The two men who stand out for their contribution to the development of this new culture are Mir Syed Ali Hamdani and Sultan Zain-ul Abideen. Syed who fled to Kashmir from Persia following Timur's invasion brought with him a host of artisans and craftsmen who found favor with local court from Central Asia. The 15th Century king of Kashmir Sultan Zain-ul-Abideen supplemented this work of Syed Ali. Most traditional historical references maintain that Zain-ul-Abideen invited craftsmen from all part of Islamic world especially from Iran and Central Asia. It was from Samarkand, according to a leading contemporary papier-mache artist Mohammed Saleh Beigh that Zain-ul Abideen obtained artisans well versed in the art of kar-i-kalamdan or as it was alternatively called kar-i-munakash. Indeed according to popular legends, Zain-ul-Abideen is said to have spent some time at Samarkand before his accession to the throne. According to Encyclopedia Kashmir, the art of making pen cases from mashed paper was known in the Seljuk Iran, from where it must have spread to other parts of Central Asia including Samarkand.  

This journey to the then heart of the Islamic civilization if it did actually take is would indeed have imbibed the young prince with a refined taste for art and crafts that were yet lacking in his own kingdom. And once he ascended the throne, the Sultan made a sustained attempt (even coercion) to enrich his land. Amongst the various crafts that got introduced in this period is the art of making lacquered pen cases known as Kar-I-Qalamdan. 

Qalamdan means a pen case, and was named such because in its initial stages the craft was used only to make pen cases. The noblemen and men of high stature commissioned the manufacture of pen cases. The Qalamdan was used to hold belongings like bottles of medicines, handkerchiefs, rings, insignia etc. Another name it had was the 'Kar-I-Munaqqash' probably because it was used for ornamenting smooth surfaces made of paper pulp or polished paper. The illustrated Persian magazine Honar-o-Mardam (Tehran vol.73) carries a detailed article on the topic. According to the article, the art was necessitated by Qalamdan, which existed during the days of Seljuka (12th century). The art of making pen cases received a great impetus during the rule of the Safavids of Iran in the 16th century.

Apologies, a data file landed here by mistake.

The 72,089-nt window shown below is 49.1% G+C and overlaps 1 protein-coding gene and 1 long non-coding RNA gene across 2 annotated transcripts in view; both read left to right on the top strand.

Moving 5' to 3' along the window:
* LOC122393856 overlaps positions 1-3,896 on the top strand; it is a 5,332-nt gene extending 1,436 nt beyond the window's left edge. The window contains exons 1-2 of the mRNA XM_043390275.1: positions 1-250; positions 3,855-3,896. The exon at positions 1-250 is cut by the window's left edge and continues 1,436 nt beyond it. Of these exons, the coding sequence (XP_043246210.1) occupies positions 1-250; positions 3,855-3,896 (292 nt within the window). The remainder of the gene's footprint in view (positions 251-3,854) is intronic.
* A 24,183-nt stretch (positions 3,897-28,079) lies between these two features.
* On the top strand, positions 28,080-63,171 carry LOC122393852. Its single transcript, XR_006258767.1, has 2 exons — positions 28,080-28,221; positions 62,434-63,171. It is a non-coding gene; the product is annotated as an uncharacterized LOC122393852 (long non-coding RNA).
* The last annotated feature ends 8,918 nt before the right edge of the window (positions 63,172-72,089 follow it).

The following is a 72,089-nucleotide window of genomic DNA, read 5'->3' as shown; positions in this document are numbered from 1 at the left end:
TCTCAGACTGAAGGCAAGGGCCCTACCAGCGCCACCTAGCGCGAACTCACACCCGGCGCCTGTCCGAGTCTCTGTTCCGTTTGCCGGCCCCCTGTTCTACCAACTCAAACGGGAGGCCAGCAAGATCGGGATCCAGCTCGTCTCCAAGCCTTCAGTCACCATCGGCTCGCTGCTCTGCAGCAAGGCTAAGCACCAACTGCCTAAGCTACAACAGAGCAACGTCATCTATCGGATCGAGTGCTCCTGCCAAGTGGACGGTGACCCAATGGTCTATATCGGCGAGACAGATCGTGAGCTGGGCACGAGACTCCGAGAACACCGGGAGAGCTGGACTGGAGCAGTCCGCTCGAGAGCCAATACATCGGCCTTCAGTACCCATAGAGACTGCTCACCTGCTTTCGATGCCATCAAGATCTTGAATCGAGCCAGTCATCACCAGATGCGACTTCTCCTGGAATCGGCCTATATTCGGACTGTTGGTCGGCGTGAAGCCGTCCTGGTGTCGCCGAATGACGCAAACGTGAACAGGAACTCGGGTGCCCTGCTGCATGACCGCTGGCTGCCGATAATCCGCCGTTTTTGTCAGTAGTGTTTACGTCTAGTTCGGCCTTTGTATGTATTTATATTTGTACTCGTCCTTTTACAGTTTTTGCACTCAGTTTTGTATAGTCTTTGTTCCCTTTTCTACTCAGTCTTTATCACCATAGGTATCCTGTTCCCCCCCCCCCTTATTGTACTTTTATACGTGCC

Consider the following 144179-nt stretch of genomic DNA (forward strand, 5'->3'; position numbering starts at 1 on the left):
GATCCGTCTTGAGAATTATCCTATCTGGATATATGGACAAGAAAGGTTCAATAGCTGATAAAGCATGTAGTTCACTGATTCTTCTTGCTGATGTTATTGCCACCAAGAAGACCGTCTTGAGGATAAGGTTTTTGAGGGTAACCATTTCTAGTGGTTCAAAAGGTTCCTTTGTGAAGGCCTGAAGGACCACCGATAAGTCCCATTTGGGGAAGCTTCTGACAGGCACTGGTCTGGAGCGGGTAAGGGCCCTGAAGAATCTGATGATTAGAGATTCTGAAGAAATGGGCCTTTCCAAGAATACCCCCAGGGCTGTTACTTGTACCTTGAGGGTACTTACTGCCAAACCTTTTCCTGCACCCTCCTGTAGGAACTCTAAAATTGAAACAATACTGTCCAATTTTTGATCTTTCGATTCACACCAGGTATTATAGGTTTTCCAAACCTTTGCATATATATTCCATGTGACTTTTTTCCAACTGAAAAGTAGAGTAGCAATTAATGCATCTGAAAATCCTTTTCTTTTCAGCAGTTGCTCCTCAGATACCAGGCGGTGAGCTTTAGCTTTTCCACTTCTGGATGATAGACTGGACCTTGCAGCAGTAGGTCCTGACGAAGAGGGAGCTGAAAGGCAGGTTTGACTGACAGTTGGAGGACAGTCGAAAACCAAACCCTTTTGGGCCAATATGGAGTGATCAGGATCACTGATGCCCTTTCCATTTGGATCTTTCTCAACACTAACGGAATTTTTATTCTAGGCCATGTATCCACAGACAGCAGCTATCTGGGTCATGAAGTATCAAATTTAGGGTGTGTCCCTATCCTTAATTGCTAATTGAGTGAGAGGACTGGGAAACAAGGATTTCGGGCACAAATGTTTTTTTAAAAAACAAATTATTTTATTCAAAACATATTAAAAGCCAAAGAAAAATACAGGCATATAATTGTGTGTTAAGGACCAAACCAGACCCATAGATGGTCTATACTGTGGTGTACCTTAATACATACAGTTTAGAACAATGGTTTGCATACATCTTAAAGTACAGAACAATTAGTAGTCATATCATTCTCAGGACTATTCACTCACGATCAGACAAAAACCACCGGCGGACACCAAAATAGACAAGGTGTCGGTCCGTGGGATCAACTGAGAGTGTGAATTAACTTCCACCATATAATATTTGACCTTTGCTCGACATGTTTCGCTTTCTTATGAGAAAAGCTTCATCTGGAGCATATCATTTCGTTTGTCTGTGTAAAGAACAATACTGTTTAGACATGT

Before Akbar's time, various materials were employed for writing, like stones, bricks, wooden boards, chips of bamboo, copper plates, barks of trees and palm leaves. The oldest manuscript existing today in the time where paper usage was at its peak is from the 8th century. In India, paper was used to impart dignity in the correspondence. Slowly the uses of paper moved on to that of making pulp. This is evident from the tomb of Zain-ul-Abidin's mother at Zaina Kadal in Srinagar where mashed paper with glue was used for fixing glazed tiles on the outer walls. Most historical records maintain that the craft was to a large extent limited to the capital city of Srinagar and that too within the Shia community, a majority of whom were immigrants from Persia or surrounding areas. Unfortunately no papier-mache object from the Sultanate period (14th to 16th Century) survives today. The art must also have been practiced during the Mughal period but hardly any documentary evidences from that period survive to explain the nature and the extent of the craft. Mughal records, nevertheless make mention of the fact that the Kashmiris were renowned for their painting skills. Though the reference seems to be with regards to miniature painting, yet it does support the tradition of an established artisan community whose members might have diversified into the wider and more acclaimed field of miniature painting.